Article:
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Thoracoscopic Thymectomy for Myasthenia Gravis

Calvin S. H. Ng, Ze-Rui Zhao, Anthony P. C. Yim
Thoracoscopic Thymectomy for Myasthenia Gravis is a topic covered in the Pearson's General Thoracic.

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Key Points

  • Thoracoscopic thymectomy is a safe and viable alternative technique for thymectomy in patients with MG.
  • We prefer the right-sided approach, but there is no consensus on the ideal laterality for VATS thymectomy.
  • Results of VATS thymectomy, in terms of complete stable remission from MG and symptomatic improvement, are comparable to those of conventional surgical techniques.
  • VATS thymectomy results in less postoperative pain, better preserved early postoperative pulmonary function, and improved cosmesis, which is particularly important to many young, female MG patients who seek early surgical management.
  • The future development of single port (uniportal) VATS thymectomy, better instrumentation, and camera systems, as well as image-guided VATS thymectomy performed in the hybrid operating theatre may further improve outcomes for patients undergoing VATS thymectomy.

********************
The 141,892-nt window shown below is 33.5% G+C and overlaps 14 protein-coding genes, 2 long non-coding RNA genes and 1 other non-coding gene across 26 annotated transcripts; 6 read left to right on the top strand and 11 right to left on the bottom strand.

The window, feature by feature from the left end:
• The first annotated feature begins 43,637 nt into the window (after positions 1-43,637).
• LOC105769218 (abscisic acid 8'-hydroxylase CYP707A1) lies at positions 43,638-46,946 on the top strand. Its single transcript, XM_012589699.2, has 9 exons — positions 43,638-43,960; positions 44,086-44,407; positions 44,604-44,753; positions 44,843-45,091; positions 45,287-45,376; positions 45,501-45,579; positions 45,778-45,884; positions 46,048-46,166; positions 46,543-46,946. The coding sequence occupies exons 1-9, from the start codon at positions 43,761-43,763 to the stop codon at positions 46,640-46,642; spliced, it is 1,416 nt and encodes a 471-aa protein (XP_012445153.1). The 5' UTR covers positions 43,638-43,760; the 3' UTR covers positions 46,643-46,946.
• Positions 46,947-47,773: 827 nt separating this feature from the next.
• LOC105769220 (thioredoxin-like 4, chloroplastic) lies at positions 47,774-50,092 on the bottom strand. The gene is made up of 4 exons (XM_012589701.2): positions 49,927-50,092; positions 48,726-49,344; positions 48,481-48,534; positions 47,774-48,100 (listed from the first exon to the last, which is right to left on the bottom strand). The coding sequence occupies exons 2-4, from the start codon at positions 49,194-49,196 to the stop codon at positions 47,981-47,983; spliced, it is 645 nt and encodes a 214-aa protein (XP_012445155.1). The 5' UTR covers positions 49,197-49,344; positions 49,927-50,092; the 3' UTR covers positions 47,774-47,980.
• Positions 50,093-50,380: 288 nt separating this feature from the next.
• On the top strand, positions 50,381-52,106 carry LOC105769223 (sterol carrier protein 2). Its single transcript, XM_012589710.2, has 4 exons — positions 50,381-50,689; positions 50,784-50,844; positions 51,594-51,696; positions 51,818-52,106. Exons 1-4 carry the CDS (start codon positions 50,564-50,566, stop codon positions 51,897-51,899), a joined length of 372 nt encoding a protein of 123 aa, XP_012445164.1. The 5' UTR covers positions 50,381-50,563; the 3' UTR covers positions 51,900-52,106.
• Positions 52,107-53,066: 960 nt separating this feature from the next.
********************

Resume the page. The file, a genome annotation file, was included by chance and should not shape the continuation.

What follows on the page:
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Key Points

  • Thoracoscopic thymectomy is a safe and viable alternative technique for thymectomy in patients with MG.
  • We prefer the right-sided approach, but there is no consensus on the ideal laterality for VATS thymectomy.
  • Results of VATS thymectomy, in terms of complete stable remission from MG and symptomatic improvement, are comparable to those of conventional surgical techniques.
  • VATS thymectomy results in less postoperative pain, better preserved early postoperative pulmonary function, and improved cosmesis, which is particularly important to many young, female MG patients who seek early surgical management.
  • The future development of single port (uniportal) VATS thymectomy, better instrumentation, and camera systems, as well as image-guided VATS thymectomy performed in the hybrid operating theatre may further improve outcomes for patients undergoing VATS thymectomy.

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Last updated: January 5, 2021